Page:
It is no secret that families with children who have special needs find it overwhelmingly difficult to enrol their children in mainstream schools. Amidst the situation, 19 children of an early intervention programme were successfully admitted into a handful mainstream public and private schools in Dubai last academic year.
The Dubai Early Childhood Development Centre (DECDC), an initiative of the Community Development Authority (CDA), which runs the early intervention programme, made the enrolments possible in cooperation with the Knowledge and Human Development Authority.
The DECDC on Wednesday honoured these schools for supporting the inclusion of children with special needs and called on more schools to follow suit.
All the 19 children are Emirati and have different problems including – hearing impairment, behavioural issues, autism and downs syndrome. They belong to the age group from nursery to grade one.
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The honouring ceremony held under the slogan "Education is my right" was organised to promote and enhance social integration of disabled people and ensure positive outcomes from this process, officials said.
"Like anyone children with disabilities have the right to education, employment and all other services," Khalid Al Kamda, director general of CDA said. "It takes lot of hard work from schools to make inclusion possible. But inclusion is very significant to develop the capabilities and skills of children with special needs," he said.
If we put out hands together we can achieve positive results, he added.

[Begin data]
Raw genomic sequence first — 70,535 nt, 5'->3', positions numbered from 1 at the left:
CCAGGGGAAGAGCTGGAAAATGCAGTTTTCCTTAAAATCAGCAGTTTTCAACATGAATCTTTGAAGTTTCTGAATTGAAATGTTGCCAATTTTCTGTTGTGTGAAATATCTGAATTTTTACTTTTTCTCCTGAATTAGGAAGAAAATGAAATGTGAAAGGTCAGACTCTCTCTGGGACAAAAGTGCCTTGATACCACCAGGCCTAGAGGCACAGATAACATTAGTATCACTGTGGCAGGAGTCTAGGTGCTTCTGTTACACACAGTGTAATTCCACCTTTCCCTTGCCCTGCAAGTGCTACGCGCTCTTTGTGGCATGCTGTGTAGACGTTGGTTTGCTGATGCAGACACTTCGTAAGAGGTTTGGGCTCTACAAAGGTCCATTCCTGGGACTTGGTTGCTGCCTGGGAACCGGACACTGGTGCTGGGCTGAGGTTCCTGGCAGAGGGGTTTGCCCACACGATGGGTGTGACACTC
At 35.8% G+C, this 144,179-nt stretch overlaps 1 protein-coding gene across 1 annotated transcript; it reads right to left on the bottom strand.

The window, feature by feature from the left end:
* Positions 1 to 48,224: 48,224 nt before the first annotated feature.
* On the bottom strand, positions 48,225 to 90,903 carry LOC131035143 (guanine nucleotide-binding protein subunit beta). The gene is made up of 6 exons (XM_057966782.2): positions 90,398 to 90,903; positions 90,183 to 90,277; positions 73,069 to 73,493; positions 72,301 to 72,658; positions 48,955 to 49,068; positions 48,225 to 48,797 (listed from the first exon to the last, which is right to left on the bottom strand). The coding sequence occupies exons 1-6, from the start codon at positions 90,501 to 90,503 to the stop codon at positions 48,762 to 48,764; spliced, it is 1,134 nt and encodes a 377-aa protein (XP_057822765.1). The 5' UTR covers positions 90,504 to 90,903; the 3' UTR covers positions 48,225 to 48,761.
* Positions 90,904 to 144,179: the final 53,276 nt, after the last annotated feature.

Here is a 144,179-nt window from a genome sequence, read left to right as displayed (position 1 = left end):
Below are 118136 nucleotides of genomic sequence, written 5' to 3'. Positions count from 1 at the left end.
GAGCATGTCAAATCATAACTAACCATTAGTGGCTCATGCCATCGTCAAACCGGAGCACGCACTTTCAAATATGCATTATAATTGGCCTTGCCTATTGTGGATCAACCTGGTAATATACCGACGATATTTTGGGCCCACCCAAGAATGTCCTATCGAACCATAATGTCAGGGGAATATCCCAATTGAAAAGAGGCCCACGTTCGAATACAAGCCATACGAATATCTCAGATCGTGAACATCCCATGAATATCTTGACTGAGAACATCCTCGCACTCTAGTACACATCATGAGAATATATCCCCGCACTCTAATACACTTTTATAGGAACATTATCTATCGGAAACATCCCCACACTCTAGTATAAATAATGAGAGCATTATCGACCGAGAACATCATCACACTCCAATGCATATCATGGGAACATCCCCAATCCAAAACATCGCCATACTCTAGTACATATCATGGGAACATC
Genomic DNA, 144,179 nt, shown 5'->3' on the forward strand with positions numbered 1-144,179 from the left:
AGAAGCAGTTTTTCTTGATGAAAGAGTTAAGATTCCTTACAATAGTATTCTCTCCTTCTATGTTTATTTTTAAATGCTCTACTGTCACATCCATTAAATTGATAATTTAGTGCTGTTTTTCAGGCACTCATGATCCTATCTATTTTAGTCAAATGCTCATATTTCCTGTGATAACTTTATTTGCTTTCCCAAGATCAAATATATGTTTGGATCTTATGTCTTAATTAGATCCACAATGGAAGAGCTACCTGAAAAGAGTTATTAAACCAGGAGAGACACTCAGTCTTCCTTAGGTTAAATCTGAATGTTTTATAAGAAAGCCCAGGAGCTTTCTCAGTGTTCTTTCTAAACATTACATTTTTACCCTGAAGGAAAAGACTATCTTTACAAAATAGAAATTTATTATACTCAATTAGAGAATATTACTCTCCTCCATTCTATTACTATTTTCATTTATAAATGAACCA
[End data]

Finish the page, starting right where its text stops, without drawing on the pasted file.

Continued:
"Integration in schools is the first step in implementing our future plan. We look forward to integrating children beyond schools, to the rest of the institutions and sectors," said Shaikh Maktoum bin Butti Al Maktoum, CEO of social care at CDA.
Aysha Ahmad Al Belhoul, who own Kids Academy, which was honoured for accepting one child said that such initiatives encourage more schools to put in extra efforts to include special children. "It is the moral and ethical responsibility of schools to do so," she added.
The DECDC started working on the initiative in 2008, Dr Bushra Al Mulla, who heads the centre said. "We first started with increasing awareness among teachers and then holding several training sessions for them."
An Emirati grandmother whose grandchild has learning disability said that she is very happy about the CDA intiative. "Lending support to special needs children is very important; since children are the future of our country and we need t empower them."
"Although a child only has a mild problem, getting into mainstream schools is not easy and there kind of a stigma, which should change," she said.